PUBLIC RELATION

11 06 2008

 

 

1)

 

One of the earliest definitions of PR was created by Edward Bernays. According to him, “Public Relations is a management function which tabulates public attitudes, defines the policies, procedures and interest of an organization followed by executing a program of action to earn public understanding and acceptance.”
Today “Public Relations is a set of management, supervisory, and technical functions that foster an organization’s ability to strategically listen to, appreciate, and respond to those persons whose mutually beneficial relationships with the organization are necessary if it is to achieve its missions and values.” (Robert L. Heath, Encyclopedia of Public Relations).

Essentially it is a management function that focuses on two-way communication and fostering of mutually beneficial relationships between an organization and its publics.

There is a school of public relations that holds that it is about relationship management. Phillips, explored this concept in his paper “Towards relationship management: Public relations at the core of organisational development” paper in 2006 which lists a range of academics and practitioners who support this view.

 

2)

 

What Is Public Relations? “Public relations is the management function that identifies, establishes and maintains mutually beneficial relationships between an organisation and the various publics on whom its success or failure depends” – Scott Cutlip Public relations, byname PR, is an aspect of communications involving the relations between an entity subject, to, or seeking public attention of the various publics that are, or may be interested in it. The entity seeking attention may be a business corporation, an individual politician, a performer or author, a government or government agency, a charitable organisation, a religious body, or almost any other person or organisation. The publics may include segments as narrow as female voters of a particular political party who are between 35 and 50 years of age or the shareholders in a particular corporation; or the publics may be as broad as any national population or the world at large. The concerns of public relations operate both ways between the subject entity, which may be thought of as the client, and the publics involved. The important elements of public relations are to acquaint the client with the public conceptions of the client and to affect these perceptions by focusing, curtailing, amplifying, or augmenting information about the client as it is conveyed to the publics. Public relations encompasses a variety of marketing activities that strengthen organisations credibility, enhance organisations image and develop goodwill. These are usually targeted directly at an audience, such as speeches, special events, newsletters, and annual reports. A public relation involves communicating who you are, what you do, why you do it, and how you make a difference. The difference between publicity and public relations The term’s public relations and publicity are often misused. They are not interchangeable. Publicity is only one function of public relations. It is media coverage i.e. news stories, feature articles, talk show interviews, editorials and reviews. Other commonly confused terms are publicity and advertising. The key distinction is you pay for advertising. Because publicity is free, it is more credible and more likely to have an impact on the reader or viewer. Advertising is generally not considered a public relations function. According to the Public Relations Institute of America: Public relations is the deliberate, planned and sustained effort to establish and maintain understanding between an organisation and its public (Malan and L’Estrange, 1981). PR is a broad and complex activity although its basic objective is simple: to communicate in order to achieve understanding through knowledge. Consequently, PR exists, liked or not, and all modern organisations, because of their size and complexity, need and are concerned with PR. Good PR with the conscious effort to inform and be informed provides knowledge, understanding, goodwill and a good reputation. PR exists to keep institutions alert to an ever-shifting environment of circumstance and public opinion. PR is an on-going activity, hence the word sustained in the definition. It must anticipate problems and eliminate causes before problems arise.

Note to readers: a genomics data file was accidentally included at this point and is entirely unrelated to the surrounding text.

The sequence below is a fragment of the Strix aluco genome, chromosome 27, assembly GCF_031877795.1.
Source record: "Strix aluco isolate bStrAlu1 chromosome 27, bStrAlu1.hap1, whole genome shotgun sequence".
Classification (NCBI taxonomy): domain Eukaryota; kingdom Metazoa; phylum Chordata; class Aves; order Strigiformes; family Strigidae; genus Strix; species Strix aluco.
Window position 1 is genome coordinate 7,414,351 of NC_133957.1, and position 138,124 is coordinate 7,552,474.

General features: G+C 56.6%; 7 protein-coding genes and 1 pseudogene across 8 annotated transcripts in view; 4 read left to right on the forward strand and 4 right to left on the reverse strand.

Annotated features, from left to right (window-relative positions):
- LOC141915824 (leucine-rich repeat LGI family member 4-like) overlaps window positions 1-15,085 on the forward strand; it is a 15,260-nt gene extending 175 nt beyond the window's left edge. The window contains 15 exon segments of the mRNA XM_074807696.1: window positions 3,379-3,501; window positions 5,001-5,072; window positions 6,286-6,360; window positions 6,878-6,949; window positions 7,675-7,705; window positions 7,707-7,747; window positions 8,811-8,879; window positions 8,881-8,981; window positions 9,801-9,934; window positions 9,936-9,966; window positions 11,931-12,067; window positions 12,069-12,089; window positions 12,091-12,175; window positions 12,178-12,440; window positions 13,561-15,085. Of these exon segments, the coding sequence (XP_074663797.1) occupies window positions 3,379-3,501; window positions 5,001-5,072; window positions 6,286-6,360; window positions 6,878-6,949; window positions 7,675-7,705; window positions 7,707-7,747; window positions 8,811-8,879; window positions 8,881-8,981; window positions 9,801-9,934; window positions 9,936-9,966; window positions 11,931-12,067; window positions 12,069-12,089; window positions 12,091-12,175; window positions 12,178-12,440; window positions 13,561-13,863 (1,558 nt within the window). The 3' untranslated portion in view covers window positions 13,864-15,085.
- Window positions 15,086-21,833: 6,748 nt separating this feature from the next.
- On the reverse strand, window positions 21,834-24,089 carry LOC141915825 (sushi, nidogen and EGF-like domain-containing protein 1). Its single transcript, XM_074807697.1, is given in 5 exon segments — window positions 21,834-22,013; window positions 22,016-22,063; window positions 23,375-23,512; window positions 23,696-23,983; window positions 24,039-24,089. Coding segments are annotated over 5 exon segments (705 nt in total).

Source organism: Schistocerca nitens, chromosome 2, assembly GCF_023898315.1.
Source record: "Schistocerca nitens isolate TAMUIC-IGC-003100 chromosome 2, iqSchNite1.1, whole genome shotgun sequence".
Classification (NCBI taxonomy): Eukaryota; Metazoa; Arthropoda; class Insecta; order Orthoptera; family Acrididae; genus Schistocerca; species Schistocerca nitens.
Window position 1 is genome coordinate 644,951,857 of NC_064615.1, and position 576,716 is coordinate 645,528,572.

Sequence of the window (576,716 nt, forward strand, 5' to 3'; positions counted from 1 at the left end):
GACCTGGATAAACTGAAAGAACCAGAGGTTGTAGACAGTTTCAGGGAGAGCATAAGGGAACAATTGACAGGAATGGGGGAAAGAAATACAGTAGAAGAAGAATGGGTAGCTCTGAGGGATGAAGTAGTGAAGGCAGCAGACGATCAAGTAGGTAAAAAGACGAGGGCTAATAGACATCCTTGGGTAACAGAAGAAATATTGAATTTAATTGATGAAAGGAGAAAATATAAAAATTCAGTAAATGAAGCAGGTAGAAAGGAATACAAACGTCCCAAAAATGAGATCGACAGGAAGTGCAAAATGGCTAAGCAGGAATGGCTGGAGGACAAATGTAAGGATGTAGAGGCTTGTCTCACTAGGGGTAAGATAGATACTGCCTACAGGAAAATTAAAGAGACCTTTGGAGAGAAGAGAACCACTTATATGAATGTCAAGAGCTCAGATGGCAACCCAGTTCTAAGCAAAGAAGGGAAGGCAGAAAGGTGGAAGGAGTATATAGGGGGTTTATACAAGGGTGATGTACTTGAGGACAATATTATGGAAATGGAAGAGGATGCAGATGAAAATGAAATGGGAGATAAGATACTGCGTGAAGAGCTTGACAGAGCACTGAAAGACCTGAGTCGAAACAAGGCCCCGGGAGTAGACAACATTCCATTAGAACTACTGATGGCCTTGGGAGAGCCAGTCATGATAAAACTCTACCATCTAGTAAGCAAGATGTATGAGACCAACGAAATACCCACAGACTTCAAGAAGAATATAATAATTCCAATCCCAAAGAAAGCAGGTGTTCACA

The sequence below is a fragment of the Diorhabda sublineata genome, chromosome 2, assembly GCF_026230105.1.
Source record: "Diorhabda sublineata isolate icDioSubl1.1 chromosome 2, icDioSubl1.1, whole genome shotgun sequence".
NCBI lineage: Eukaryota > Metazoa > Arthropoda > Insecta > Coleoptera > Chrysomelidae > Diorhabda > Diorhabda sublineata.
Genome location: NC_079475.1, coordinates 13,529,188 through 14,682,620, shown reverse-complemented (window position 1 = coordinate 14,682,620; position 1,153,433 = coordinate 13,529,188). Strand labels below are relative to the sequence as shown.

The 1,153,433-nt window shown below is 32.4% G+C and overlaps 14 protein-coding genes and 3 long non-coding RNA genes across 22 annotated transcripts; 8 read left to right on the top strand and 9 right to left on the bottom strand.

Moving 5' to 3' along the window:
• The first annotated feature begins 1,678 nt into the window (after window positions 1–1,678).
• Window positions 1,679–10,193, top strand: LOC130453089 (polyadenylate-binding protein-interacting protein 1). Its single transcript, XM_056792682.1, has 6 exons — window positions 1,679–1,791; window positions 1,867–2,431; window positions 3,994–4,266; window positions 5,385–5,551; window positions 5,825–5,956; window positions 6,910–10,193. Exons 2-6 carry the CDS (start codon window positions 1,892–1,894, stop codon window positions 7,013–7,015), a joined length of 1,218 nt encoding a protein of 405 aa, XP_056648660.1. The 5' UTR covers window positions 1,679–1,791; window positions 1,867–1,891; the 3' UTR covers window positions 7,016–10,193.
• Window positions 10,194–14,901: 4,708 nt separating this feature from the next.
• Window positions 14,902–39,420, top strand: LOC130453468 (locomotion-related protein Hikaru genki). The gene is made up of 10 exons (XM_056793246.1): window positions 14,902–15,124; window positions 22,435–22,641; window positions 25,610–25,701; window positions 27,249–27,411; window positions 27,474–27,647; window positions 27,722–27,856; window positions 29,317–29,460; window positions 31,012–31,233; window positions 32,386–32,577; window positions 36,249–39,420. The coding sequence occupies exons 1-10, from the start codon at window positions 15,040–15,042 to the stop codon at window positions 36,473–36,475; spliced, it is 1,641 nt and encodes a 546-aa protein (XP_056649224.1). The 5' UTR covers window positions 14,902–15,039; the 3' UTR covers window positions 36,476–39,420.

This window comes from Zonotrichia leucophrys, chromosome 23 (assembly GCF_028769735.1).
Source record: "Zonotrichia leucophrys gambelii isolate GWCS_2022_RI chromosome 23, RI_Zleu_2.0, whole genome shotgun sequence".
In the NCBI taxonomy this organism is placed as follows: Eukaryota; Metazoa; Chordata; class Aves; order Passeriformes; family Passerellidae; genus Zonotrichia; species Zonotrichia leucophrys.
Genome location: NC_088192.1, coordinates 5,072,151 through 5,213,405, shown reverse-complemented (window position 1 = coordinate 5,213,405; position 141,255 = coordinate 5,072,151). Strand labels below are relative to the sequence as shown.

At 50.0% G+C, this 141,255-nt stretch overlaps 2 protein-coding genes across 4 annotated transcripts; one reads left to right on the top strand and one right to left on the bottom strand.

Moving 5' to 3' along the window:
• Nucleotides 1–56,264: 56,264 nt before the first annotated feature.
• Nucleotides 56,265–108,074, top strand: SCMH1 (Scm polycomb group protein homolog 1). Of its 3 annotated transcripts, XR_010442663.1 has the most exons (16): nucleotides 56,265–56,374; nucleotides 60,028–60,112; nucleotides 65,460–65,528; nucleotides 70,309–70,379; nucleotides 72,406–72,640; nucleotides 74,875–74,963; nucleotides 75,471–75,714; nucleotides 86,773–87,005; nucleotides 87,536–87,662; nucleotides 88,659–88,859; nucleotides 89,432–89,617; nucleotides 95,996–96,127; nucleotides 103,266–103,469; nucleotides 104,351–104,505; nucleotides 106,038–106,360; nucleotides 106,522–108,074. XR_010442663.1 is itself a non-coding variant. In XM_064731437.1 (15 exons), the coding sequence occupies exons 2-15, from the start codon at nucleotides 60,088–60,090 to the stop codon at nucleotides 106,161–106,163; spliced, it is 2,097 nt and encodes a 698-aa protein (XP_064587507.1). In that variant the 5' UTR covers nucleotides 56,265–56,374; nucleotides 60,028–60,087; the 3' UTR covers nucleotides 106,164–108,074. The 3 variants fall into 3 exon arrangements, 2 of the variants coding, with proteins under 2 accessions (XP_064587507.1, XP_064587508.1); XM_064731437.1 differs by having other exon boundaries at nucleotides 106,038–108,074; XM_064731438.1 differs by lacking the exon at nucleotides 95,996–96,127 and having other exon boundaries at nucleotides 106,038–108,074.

WHAT IS THE DIFFERENCE BETWEEN THE PUBLIC RELATION, ADVERTISEMENT AND IMAGE BUILDING?

Marketing is an umbrella – and underneath this umbrella are all the business activities necessary to take a product from you – the business owner – and get it into the hands of the customer. So, underneath that umbrella there may be things like:

 

Product development

Market research

Strategic planning

Public Relations

Advertising

Copywriting

Distributions

Your website

Sale

… and more.

 

Public relations – should actually be called media relations. It’s all about getting you, your company or your products in the media. That means an author talking about their book on a radio talk show. A segment about a new software featured on a business show on CNN. A starlet getting an article about her in People. And on and on. Fully 75% of what we read as “news” is actually generated through public relations as investigative journalism barely exists anymore.